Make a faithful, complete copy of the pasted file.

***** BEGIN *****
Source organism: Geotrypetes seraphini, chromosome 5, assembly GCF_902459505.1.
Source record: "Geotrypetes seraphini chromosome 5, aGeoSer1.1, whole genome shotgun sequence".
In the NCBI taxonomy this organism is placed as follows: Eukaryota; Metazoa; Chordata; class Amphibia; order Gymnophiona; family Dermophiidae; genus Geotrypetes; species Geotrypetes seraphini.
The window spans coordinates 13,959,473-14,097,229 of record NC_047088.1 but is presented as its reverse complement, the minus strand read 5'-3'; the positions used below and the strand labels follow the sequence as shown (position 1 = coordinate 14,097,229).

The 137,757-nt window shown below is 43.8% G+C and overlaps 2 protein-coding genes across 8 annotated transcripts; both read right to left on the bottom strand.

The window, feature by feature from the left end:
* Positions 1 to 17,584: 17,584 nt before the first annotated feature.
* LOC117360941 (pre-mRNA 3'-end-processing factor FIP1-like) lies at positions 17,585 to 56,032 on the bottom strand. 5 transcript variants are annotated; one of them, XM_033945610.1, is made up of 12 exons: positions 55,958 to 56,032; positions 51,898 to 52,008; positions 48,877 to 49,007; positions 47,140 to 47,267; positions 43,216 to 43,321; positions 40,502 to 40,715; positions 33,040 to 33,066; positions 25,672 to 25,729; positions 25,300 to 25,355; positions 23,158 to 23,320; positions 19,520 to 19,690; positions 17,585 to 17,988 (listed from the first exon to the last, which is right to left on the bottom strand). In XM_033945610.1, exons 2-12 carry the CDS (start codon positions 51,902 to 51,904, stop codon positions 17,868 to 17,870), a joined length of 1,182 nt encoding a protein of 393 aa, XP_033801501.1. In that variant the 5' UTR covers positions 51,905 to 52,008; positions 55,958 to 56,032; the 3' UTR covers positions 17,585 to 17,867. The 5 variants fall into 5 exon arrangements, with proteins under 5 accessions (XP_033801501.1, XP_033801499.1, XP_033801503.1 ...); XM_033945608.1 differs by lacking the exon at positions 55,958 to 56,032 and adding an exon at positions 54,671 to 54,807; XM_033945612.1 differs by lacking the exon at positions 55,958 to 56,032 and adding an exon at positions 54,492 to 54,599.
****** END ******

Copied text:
Source organism: Geotrypetes seraphini, chromosome 5, assembly GCF_902459505.1.
Source record: "Geotrypetes seraphini chromosome 5, aGeoSer1.1, whole genome shotgun sequence".
In the NCBI taxonomy this organism is placed as follows: Eukaryota; Metazoa; Chordata; class Amphibia; order Gymnophiona; family Dermophiidae; genus Geotrypetes; species Geotrypetes seraphini.
The window spans coordinates 13,959,473-14,097,229 of record NC_047088.1 but is presented as its reverse complement, the minus strand read 5'-3'; the positions used below and the strand labels follow the sequence as shown (position 1 = coordinate 14,097,229).

The 137,757-nt window shown below is 43.8% G+C and overlaps 2 protein-coding genes across 8 annotated transcripts; both read right to left on the bottom strand.

The window, feature by feature from the left end:
* Positions 1 to 17,584: 17,584 nt before the first annotated feature.
* LOC117360941 (pre-mRNA 3'-end-processing factor FIP1-like) lies at positions 17,585 to 56,032 on the bottom strand. 5 transcript variants are annotated; one of them, XM_033945610.1, is made up of 12 exons: positions 55,958 to 56,032; positions 51,898 to 52,008; positions 48,877 to 49,007; positions 47,140 to 47,267; positions 43,216 to 43,321; positions 40,502 to 40,715; positions 33,040 to 33,066; positions 25,672 to 25,729; positions 25,300 to 25,355; positions 23,158 to 23,320; positions 19,520 to 19,690; positions 17,585 to 17,988 (listed from the first exon to the last, which is right to left on the bottom strand). In XM_033945610.1, exons 2-12 carry the CDS (start codon positions 51,902 to 51,904, stop codon positions 17,868 to 17,870), a joined length of 1,182 nt encoding a protein of 393 aa, XP_033801501.1. In that variant the 5' UTR covers positions 51,905 to 52,008; positions 55,958 to 56,032; the 3' UTR covers positions 17,585 to 17,867. The 5 variants fall into 5 exon arrangements, with proteins under 5 accessions (XP_033801501.1, XP_033801499.1, XP_033801503.1 ...); XM_033945608.1 differs by lacking the exon at positions 55,958 to 56,032 and adding an exon at positions 54,671 to 54,807; XM_033945612.1 differs by lacking the exon at positions 55,958 to 56,032 and adding an exon at positions 54,492 to 54,599.